“now i over-bake my granolas. that’s how they get browner than the pale types you see in some stores,” she confesses. no matter which variety you go for, all have a count-on-it crunchiness, and a caramel-y toastiness.

as the trees change their wardrobes from green to brown and gold and crimson, sheila can be found in the cool air, selling her wares in boyertown’s open-air farmers’ market, underneath a red awning. “the ‘original recipe’ granola is my bestseller most of the year,” she says, “but right now, the ‘pumpkin season’ variety is most popular.” inspiration for this flavor came from a son who loves pumpkin pie and all things pumpkin. ingredients include rolled oats, pumpkin and sunflower seeds, dried cranberries, wheat germ, canola oil, honey, a touch of brown sugar (for flavor), cinnamon, nutmeg, ginger, cloves, vanilla, and salt.

sheila kline, the gentle baker behind sheila's crunchy delight
photo courtesy of sheila kline )

crackling hard on its heels in popularity this fall and into winter are kline’s ‘sweet and spicy holiday nuts’—you know, those almond-pecan-walnut mixes that are covered with yummy yuletide flavors, the ones that keep calling your fingers back to the party bowl for “just one more handful.” these are gourmet gift quality with their quirky-comfy blend of brown sugar, butter, cayenne, cumin, cinnamon, and orange zest.

( granola-love at its finest
photographs by marian wolbers )

in the spring, the ‘banana-walnut’ granola and ‘blueberry buckle’ types, made with lemon zest, sell fastest.

how to—

granola is a fairly time-consuming goody to make, so with all the baking out of the way—thanks to kline—all a body needs to do is decide on mode of consumption.

granola is so versatile that you can…
  •  eat it right outta the bag.
  • shake a few tablespoons into a cereal bowl, and let it swim in cow milk or soy beverage.
  • swirl it into breakfast yogurt for the perfectly fun mouth-challenge of cool-smooth texture punctuated by teeth-gnashing and crunch-crushing of grains.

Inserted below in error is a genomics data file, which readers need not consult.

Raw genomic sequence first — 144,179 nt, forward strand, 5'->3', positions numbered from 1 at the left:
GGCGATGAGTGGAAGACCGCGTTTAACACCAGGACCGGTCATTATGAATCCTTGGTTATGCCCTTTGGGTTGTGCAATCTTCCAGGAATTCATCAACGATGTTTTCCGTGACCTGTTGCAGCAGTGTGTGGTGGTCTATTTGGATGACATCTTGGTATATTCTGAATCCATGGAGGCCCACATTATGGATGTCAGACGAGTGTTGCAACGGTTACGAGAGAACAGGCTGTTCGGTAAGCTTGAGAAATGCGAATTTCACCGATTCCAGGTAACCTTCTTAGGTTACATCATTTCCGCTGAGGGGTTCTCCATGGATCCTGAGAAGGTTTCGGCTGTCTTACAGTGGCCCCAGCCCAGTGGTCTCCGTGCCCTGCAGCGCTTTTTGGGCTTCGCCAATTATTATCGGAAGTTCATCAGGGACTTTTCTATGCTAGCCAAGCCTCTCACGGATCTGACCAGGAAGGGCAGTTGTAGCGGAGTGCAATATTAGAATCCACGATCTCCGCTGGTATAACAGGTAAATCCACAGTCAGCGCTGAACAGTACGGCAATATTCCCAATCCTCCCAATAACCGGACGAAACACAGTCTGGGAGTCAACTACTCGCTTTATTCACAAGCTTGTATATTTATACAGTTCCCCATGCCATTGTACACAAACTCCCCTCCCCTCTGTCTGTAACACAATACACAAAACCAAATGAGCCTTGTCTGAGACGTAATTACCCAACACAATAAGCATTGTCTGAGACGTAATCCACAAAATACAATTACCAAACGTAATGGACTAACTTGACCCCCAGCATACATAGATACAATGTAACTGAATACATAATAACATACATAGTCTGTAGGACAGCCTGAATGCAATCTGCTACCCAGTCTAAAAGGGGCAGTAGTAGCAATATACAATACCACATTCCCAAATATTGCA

• or, toss it on top of ice cream—especially the ‘s’mores and more’ granola, which really should have been named ‘truly guilty pleasure.’

the secret to the s’mores granola is its marvelous graham crackers, handmade. “i couldn’t find a graham cracker on the market that didn’t have preservatives and that i liked the taste of,” explains kline. so back to the kitchen she went. “it’s labor-intensive, but it’s worth it. i like that molasses flavor in my graham crackers.” not surprisingly, the crackers are brown-brown, slightly over-baked, too—just like the oats.

another surprise is a ‘barbee-q’ granola (yes, friends—msg-free !), wonderful alone or zippy in meatloaf. you can ask kline for the recipe in person or on her facebook page. this zesty product is a classic example of how creative she is.

the ‘chocolate chip’ granola works well alone or on dessert, or, using a recipe kline hands out, as an ingredient in chocolate chip granola cookies (buy 1 ½ cups to make these).

early start, high hopes—

kline’s been making granola ever since her children were small, using a recipe from her mom. “i wanted to make it more healthy, so i took out the sugar and now use honey and a little brown sugar just for flavor,” she says.

now making granola commercially for three years, kline has five wholesale customers and hopes to grow the business. sensitive to the blossoming demand for gluten-free products, she’s been developing a new formula for granola using oats from a hybrid seed (grown away from other oat crops), and containing no wheat bran.

she’s hoping for more outlets in the future, including interstate crunching opportunities.

look for sheila’s crunchy delight at:

also remember to search for sheila’s crunchy delight on facebook.